Trash is a part of our society that is largely removed from the public eye. Dumpsters and trash cans are hidden in alleys or are only allowed on the street during pick-up times. And when these receptacles are in public areas, they are primarily painted black or some other plain color as to de-emphasize their intrusion into public space by fading into the background. As trash is often considered unsightly—a part of society that we are not proud of, it makes sense that most Americans want to minimize its presence in the public realm.
However, in Durango, Colorado, the non-profit Dumpster Beautification Project (DBP) has created a new perspective on these waste receptacles—bringing them out of the shadows and into the spotlight. Championed by Debra Greenblatt, a local artist and also the director and founder of the DBP, the Dumpster Beautification Project aims to bring art to unexpected places—namely the Waste Corporation America (WCA) dumpsters used throughout Durango. Any individual, group, or youth organization can volunteer to paint a dumpster. Likewise, any business or private entity with a WCA dumpster can volunteer to have the dumpster painted. Debra works to pair the volunteer painters with businesses that want to have their dumpsters’ painted. Donations and grant money provide funds for paint, brushes, and the other supplies needed for dumpster painting.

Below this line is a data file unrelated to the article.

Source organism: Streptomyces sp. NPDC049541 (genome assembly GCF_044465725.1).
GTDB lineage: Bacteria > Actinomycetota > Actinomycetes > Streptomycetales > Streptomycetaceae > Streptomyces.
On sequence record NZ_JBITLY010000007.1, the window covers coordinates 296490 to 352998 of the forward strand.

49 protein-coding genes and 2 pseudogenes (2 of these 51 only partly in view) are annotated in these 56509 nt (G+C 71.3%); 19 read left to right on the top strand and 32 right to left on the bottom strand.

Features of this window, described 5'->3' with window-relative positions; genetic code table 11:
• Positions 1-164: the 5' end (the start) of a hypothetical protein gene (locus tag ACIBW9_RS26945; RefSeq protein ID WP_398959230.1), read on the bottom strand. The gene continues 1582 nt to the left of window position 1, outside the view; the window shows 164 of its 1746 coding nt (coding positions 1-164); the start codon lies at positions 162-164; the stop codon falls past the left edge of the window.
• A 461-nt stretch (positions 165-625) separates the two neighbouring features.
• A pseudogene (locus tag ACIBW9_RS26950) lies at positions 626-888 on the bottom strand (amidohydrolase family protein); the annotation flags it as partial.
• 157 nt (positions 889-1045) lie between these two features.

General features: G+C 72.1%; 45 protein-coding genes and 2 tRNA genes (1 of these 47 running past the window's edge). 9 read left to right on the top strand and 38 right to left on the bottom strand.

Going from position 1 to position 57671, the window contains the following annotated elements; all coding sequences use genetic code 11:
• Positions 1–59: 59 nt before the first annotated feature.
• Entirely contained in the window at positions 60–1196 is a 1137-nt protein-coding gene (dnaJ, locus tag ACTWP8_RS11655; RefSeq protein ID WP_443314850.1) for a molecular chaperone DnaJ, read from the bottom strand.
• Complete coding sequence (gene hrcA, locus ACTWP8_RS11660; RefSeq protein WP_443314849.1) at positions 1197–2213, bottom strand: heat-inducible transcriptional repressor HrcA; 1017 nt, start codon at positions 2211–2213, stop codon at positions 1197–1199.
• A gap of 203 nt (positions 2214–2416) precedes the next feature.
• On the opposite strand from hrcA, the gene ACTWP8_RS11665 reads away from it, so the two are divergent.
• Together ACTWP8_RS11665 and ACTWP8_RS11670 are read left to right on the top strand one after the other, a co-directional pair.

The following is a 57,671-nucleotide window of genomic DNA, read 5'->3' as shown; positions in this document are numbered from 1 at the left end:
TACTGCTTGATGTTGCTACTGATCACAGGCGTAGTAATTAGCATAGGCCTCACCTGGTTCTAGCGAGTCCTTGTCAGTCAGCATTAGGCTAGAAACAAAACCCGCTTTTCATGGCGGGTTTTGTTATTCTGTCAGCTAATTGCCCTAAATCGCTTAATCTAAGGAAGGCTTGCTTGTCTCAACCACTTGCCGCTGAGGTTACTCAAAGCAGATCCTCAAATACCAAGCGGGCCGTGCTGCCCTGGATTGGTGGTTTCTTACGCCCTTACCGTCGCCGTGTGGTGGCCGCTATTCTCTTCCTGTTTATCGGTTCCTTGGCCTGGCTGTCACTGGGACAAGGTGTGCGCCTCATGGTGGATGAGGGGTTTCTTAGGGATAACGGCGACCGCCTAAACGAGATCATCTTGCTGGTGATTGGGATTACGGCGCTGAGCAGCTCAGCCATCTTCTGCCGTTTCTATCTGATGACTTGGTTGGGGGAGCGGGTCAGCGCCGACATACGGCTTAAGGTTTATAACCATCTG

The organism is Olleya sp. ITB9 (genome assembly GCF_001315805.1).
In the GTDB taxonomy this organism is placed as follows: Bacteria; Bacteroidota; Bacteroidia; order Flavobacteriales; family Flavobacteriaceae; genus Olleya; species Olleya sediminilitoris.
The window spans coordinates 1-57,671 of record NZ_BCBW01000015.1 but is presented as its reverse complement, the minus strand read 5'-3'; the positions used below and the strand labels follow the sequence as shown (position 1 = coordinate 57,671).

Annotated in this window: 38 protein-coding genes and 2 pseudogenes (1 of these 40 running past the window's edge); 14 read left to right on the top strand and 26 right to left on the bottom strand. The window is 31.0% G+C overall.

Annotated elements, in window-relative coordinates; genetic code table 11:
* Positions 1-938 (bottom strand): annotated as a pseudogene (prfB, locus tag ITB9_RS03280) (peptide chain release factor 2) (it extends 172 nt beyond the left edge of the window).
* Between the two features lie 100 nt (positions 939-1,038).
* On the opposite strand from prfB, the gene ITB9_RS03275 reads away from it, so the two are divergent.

DHM Design’s Durango office found out about DBP in May of 2014. In the following August, the Durango office volunteered to paint a Bear Safety-themed dumpster at the Edgemont Ranch Picnic Grounds. The dumpster mural attempts to make picnic grounds’ visitors more conscientious about using the dumpster’s bear locks.
The Dumpster Beautification Project is great because it takes the mundane and makes a new canvas for expression; dumpsters that do not hide in the shadows, but shine in the spotlight.
Trash is not beautiful, but is a necessary part of life that does not need to remain hidden, especially if dumpsters can be used as a platform for artwork.